|Industry||Video game industry|
|Founded||October 1, 1999|
Project X Zone series
Baten Kaitos series
Number of employees
|109 (June 2016)|
Monolith Soft, Inc. (株式会社モノリスソフト Kabushiki gaisha monorisu sofuto?) is a Japanese video game development studio. The company was formed in 1999 by Tetsuya Takahashi shortly after the completion of the first game he was in charge of at Squaresoft - Xenogears. When Squaresoft did not move forward with a Xenogears sequel, Takahashi broke away from the company and formed his own, in order to further focus on more titles in the Xeno series. From 2000 to 2006, the development team worked as a subsidiary of Namco to produce three more titles in the Xeno series, Xenosaga Episode I, Episode II, and Episode III, along with a variety of other titles, most notably, Baten Kaitos: Eternal Wings and the Lost Ocean and Baten Kaitos Origins.
In 2007, Nintendo bought all shares from Bandai Namco, making the company a subsidiary of Nintendo. In addition to assisting Nintendo on various projects, they continued the Xeno series with Xenoblade Chronicles and Xenoblade Chronicles X on Nintendo platforms alongside continuing the Namco x Capcom tactical RPG through the spiritual successor crossover series Project X Zone.
- 1 History
- 2 List of games developed
- 3 References
- 4 External links
1999–2002: Founding and Xenosaga Episode I
The company was founded on October 1, 1999 by producer Hirohide Sugiura and director Tetsuya Takahashi after they left Square and accepted an investment from Namco. Development on Xenosaga Episode I, then known as Project X, officially began around the end of 2000. In an interview with GameSpot in 2001, Takahashi stated that Xenogears did not end up the way he originally envisioned. The formation of Monolith Soft allowed the team to reset and start over by creating an all-new series with its own universe. Soon after the establishment of the company, six episodes were planned with the entire series being divided into three major parts. During the development of Xenosaga Episode I, Takahashi had the entire saga's story plotted until the middle of episode five in his mind. Upon its release, the game was met with generally favorable reviews and strong sales performance.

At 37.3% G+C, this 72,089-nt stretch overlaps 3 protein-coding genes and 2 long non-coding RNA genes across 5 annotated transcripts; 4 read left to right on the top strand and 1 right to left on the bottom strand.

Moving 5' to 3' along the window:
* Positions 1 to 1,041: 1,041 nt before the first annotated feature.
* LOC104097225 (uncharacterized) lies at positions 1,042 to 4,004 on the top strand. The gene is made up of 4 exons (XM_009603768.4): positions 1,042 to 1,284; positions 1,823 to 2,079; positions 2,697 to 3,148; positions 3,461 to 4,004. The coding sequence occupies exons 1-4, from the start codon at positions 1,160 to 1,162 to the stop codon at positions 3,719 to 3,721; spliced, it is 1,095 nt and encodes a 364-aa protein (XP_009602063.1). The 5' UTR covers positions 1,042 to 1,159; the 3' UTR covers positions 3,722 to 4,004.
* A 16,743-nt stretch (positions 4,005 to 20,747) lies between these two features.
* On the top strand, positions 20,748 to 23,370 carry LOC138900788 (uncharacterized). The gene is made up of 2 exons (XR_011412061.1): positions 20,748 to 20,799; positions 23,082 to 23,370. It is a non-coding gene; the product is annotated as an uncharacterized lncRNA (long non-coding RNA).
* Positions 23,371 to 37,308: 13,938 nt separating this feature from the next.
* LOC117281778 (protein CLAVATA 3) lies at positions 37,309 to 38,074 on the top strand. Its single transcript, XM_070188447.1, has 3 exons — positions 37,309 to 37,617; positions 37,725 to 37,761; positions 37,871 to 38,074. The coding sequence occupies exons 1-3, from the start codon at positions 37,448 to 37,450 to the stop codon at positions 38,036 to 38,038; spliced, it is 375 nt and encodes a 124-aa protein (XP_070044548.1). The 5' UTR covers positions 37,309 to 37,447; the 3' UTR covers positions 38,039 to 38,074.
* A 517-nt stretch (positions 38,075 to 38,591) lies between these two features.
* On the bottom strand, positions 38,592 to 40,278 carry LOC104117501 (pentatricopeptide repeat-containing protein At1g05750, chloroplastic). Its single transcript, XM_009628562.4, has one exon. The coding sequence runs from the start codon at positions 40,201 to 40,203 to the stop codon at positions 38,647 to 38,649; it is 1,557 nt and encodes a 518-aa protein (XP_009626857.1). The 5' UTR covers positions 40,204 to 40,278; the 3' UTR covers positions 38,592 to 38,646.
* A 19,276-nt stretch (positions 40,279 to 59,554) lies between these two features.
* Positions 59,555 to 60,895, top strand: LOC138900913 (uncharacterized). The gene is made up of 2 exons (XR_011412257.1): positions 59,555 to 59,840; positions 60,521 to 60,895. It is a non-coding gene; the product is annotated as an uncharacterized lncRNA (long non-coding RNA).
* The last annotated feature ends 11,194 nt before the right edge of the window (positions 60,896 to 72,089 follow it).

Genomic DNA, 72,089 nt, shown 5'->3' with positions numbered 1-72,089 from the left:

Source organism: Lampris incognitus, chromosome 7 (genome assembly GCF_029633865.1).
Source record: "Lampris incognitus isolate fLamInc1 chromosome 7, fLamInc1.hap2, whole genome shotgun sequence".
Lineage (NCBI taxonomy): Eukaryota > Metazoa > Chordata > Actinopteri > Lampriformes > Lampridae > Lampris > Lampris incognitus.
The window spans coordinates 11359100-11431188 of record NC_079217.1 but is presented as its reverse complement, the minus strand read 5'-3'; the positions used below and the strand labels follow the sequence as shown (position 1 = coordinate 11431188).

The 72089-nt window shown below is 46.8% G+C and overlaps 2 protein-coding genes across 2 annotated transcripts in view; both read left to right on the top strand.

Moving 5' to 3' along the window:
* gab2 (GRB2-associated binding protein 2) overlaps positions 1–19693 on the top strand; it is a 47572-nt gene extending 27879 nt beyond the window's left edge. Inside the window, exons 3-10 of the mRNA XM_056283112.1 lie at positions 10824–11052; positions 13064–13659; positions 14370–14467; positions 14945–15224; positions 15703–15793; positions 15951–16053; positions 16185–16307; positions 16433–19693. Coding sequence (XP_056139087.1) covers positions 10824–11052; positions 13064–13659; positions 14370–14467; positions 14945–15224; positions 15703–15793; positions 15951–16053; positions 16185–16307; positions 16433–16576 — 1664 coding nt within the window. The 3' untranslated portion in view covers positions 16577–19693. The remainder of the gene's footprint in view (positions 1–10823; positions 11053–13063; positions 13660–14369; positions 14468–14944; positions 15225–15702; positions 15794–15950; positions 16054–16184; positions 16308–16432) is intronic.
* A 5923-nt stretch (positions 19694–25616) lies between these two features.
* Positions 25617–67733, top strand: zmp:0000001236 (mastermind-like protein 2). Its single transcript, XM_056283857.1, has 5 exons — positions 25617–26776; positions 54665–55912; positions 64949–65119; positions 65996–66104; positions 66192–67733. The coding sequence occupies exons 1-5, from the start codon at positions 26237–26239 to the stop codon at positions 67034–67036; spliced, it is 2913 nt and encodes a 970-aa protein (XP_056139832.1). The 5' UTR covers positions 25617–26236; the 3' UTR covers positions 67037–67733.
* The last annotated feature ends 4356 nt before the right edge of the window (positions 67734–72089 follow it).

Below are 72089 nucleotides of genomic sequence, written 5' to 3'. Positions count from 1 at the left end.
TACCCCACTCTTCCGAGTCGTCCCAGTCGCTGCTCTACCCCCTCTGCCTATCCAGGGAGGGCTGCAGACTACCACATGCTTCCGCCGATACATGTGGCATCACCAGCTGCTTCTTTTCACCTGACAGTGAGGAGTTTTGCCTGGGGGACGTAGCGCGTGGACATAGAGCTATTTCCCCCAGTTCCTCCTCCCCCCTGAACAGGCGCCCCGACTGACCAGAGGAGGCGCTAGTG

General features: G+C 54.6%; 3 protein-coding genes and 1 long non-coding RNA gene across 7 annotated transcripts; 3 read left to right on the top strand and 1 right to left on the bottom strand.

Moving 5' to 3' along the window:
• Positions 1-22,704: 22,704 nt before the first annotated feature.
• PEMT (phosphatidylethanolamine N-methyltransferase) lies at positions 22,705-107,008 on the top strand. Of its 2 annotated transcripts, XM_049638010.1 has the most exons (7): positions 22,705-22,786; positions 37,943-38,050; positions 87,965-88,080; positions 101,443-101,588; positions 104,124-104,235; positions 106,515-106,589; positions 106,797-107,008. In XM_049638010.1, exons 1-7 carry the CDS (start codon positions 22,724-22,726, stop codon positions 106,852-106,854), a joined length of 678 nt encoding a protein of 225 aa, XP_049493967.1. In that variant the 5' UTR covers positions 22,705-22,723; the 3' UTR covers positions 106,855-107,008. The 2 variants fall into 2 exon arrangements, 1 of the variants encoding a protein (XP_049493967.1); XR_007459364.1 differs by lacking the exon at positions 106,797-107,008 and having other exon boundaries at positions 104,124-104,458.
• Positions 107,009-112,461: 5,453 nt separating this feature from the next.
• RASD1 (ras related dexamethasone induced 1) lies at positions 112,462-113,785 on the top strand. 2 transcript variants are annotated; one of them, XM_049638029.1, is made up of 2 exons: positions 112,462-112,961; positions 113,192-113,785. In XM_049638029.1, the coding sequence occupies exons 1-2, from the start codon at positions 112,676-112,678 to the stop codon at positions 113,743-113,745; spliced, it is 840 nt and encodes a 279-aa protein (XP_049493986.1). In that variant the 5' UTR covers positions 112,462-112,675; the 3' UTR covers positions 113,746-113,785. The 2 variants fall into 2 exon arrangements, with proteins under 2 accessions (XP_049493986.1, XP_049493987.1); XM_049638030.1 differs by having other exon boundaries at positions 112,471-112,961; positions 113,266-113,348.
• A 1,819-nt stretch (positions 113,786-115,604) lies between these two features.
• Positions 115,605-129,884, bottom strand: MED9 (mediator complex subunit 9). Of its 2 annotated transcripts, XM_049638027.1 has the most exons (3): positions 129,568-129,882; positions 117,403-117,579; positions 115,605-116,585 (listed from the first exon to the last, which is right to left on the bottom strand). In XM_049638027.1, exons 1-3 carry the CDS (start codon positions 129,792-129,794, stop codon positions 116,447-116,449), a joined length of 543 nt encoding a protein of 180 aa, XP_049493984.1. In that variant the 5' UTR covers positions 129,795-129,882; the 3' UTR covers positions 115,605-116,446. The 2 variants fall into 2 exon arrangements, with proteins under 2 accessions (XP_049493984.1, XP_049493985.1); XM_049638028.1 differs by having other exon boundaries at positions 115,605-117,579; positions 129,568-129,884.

2003–2006: Baten Kaitos and Xenosaga sequels
The initial concept for Baten Kaitos: Eternal Wings and the Lost Ocean began in 2001, with development starting six months later. The game was met with generally positive reviews by critics, despite mixed opinions on the battle system, characters, and voice acting.
Some time after the release of the first Xenosaga game, the company underwent through major staff changes. Takahashi stepped down from his role as a producer to allow someone else to handle the direction of the Xenosaga series. Around this time period, the original six-part Xenosaga series went through severe changes by cutting the amount of planned episodes. On April 28, 2004, Namco released Xenosaga Freaks in Japan. Shortly after, Xenosaga Episode II was released in Japan in June 2004, and worldwide the following year. Despite its mixed reviews from critics, the game was considered a financial success, having sold over 256,000 copies in Japan by the end of 2004.
Despite Baten Kaitos' lackluster sales, Namco approved a prequel known as Baten Kaitos Origins. Upon its 2006 release, IGN labeled it as "one of the last great gems" on the GameCube. In 2006, Monolith Soft released the Xenosaga Episode III as the finale of the Xenosaga series. According to Bandai-Namco's 3rd Quarter 2006 results, Episode III sold 343,000 copies in Japan, North America and Asia.
2007–2008: Nintendo acquisition
On May 1, 2007, Nintendo acquired controlling interest in the company after Bandai Namco Holdings sold 80% of its 96% stake. Later, Namco sold the remaining 16%, making Monolith Soft a fully incorporated first-party developer for Nintendo.